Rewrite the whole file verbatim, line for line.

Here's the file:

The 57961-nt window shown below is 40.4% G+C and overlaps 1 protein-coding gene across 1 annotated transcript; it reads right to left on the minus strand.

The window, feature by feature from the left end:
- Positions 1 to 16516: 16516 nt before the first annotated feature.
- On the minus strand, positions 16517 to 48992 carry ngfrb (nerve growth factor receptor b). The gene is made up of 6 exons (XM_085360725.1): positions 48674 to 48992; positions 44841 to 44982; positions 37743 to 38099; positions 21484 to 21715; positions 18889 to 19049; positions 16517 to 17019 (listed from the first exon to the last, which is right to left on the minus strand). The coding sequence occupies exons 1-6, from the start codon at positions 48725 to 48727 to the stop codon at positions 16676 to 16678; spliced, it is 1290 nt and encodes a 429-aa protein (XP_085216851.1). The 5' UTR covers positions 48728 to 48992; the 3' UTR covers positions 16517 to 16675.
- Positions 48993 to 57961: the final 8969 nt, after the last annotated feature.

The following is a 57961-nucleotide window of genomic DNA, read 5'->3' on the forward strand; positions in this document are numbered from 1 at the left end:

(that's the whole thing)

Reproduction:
The 57961-nt window shown below is 40.4% G+C and overlaps 1 protein-coding gene across 1 annotated transcript; it reads right to left on the minus strand.

The window, feature by feature from the left end:
- Positions 1 to 16516: 16516 nt before the first annotated feature.
- On the minus strand, positions 16517 to 48992 carry ngfrb (nerve growth factor receptor b). The gene is made up of 6 exons (XM_085360725.1): positions 48674 to 48992; positions 44841 to 44982; positions 37743 to 38099; positions 21484 to 21715; positions 18889 to 19049; positions 16517 to 17019 (listed from the first exon to the last, which is right to left on the minus strand). The coding sequence occupies exons 1-6, from the start codon at positions 48725 to 48727 to the stop codon at positions 16676 to 16678; spliced, it is 1290 nt and encodes a 429-aa protein (XP_085216851.1). The 5' UTR covers positions 48728 to 48992; the 3' UTR covers positions 16517 to 16675.
- Positions 48993 to 57961: the final 8969 nt, after the last annotated feature.

The following is a 57961-nucleotide window of genomic DNA, read 5'->3' on the forward strand; positions in this document are numbered from 1 at the left end: